Two overhead photos showing Lace Cookie batter before and after baking by

How do I spread the batter on the cookie sheet?

Very carefully! Actually, I’m kidding. It’s a pretty easy batter to work with. Just scoop half of the batter into the middle of the baking sheet.

You can use an offset spatula to initially spread it out on the sheet.

Once you’ve done a quick spread with the spatula, put the spatula down. If you try to keep spreading the batter, it’s just gonna stick to the spatula and to itself and you’ll get frustrated.

Spreading it with the spatula simply helps to cool it down so that you can start using your hands. Yep, after fighting the batter with the spatula, it was a revelation.

I didn’t include the photo of my second half of batter, but I pressed that baby into a beautiful rectangle.

The batter is buttery. It won’t stick to your hands and will be super easy to press into a nice thin layer. Mine was about 12 x 8, but you don’t have to measure. Just spread it thinly and evenly.

Don’t worry about any indentations left from your fingerprints. They’ll bake away and you’re going to cover the whole slab with chocolate anyway, right?

How will I know when they’re done?

It will take about 8-10 minutes in a 350 degree oven. The whole surface will be bubbly and toffee colored and the edges will be starting to get a deeper brown.

That’s it. They’re done. Just take them out of the oven and move on to the chocolate stage.

An overhead photo showing two baked Lace Cookie topped with chocolate chips and a the chocolate chips being melted and spread to make Easy Lace Cookie Bark by

How to melt the chocolate for the bark?

We’re going to melt the chocolate right on top of the hot lace cookie! No extra pans! (This was a nice short cut for my Triple Peanut Butter Blondies too!)

So, as soon as you take the tray out of the oven, sprinkle chocolate chips or chopped chocolate all over the surface.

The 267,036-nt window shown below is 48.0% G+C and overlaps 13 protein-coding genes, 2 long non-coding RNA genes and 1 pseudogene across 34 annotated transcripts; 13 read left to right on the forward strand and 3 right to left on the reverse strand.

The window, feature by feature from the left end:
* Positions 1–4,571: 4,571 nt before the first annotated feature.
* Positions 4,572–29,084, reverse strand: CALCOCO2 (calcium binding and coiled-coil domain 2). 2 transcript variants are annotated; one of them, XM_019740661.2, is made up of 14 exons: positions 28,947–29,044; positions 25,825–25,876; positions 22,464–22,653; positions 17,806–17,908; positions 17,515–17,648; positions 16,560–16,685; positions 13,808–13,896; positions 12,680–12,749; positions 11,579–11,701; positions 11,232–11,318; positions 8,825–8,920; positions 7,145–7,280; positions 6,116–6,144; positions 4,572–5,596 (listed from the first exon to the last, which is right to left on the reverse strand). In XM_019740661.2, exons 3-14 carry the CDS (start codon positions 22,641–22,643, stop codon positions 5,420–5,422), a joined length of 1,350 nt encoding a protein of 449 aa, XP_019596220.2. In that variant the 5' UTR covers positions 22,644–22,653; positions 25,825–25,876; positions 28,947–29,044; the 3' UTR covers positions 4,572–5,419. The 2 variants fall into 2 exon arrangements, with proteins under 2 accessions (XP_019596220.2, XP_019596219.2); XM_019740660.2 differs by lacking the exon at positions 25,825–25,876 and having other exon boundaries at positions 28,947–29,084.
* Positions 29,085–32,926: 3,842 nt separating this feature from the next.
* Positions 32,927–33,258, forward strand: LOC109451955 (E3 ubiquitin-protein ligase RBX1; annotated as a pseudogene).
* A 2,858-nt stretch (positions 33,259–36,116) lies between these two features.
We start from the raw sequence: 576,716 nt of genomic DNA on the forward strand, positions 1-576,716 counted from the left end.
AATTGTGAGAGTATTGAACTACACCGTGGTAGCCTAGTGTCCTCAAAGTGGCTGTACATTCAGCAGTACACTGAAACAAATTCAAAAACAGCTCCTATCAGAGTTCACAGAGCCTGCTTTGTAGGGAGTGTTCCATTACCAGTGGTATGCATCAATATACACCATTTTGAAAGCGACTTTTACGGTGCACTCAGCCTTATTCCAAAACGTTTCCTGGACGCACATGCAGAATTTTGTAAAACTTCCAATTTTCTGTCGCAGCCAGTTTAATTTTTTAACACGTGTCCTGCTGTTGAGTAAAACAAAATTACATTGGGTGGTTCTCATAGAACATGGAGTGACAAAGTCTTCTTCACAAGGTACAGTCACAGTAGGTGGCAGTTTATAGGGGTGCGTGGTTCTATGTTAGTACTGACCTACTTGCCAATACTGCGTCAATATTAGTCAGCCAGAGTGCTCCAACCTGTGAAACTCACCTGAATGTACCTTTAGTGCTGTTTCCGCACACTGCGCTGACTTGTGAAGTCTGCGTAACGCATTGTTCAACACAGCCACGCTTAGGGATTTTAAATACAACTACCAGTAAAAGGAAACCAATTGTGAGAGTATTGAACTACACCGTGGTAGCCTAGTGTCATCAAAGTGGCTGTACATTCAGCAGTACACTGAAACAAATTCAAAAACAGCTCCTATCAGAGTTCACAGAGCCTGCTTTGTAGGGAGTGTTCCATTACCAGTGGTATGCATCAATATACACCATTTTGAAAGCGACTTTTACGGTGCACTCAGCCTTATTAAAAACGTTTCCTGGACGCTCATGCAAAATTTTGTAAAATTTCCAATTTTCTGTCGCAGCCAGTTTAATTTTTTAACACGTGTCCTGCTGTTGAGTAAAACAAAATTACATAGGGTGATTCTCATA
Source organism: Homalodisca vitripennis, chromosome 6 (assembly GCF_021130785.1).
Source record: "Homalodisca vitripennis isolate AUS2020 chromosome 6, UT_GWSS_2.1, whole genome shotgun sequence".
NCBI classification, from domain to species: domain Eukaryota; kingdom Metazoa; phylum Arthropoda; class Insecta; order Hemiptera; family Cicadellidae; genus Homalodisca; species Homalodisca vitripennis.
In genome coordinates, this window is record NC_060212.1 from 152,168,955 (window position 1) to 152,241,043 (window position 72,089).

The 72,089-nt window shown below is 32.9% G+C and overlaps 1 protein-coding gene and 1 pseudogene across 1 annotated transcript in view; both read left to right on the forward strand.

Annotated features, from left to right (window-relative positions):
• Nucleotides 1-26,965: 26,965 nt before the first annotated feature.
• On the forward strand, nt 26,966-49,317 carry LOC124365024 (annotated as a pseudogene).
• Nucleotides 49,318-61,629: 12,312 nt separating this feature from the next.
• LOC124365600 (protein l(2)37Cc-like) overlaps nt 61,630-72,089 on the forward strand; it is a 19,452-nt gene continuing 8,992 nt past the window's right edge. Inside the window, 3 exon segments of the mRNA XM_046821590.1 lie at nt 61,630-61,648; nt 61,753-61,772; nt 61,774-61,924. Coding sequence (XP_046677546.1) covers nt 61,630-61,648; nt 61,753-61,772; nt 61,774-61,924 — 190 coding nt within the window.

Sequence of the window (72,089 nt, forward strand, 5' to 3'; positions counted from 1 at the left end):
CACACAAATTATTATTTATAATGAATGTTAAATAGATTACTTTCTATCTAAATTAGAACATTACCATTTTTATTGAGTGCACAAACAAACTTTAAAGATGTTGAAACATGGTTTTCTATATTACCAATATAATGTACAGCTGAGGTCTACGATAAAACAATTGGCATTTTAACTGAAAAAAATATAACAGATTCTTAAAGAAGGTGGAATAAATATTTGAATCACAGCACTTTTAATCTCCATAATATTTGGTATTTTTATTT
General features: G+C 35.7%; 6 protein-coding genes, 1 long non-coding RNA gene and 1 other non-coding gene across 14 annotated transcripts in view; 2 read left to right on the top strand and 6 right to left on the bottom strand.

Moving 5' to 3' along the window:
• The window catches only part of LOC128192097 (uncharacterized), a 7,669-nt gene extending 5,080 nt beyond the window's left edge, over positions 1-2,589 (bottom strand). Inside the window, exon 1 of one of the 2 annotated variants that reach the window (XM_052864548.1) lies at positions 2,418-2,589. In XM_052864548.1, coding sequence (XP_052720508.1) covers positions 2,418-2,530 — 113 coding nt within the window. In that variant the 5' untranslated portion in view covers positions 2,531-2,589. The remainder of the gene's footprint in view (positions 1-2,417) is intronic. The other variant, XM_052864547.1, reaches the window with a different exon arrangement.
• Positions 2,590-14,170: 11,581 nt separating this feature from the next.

It doesn’t have to be perfectly even, you’ll even it all out later. Just give all the chocolate pieces an even shot at melting.

Pop the tray back into the oven for a minute. Then remove the tray and spread the chocolate evenly over the surface of the cookie. I like to leave a small border around the edges.

I used a 1/2 cup of chocolate chips for each slab. This will create a thin layer of chocolate. I thought it was the proper proportion for the wafer thin cookie, but you can use more if you’d prefer.

Three overhead photos showing Lace Cookie batter being spread, baked then topped with chocolate chips to make Easy Lace Cookie Bark by

What kind of chocolate can I use for Easy Lace Cookie Bark?

As I mentioned, I used chocolate chips, but you can use chopped chocolate in semi, milk, white or bittersweet. Use your favorite.

For my first tray, I went with Ghiradelli mini semisweet chips. I figured the mini chips would melt faster. You can use regular sized, if you wish. The oven will melt any size.

For my second tray, I went with a mix of the minis and Ghiradelli milk chocolate chips. I wanted that batch to be a bit sweeter. There was no issue melting the bigger milk chocolate chips in the same time the minis melted.

A close up angled view of Easy Lace Cookie Bark by

What are some topping ideas?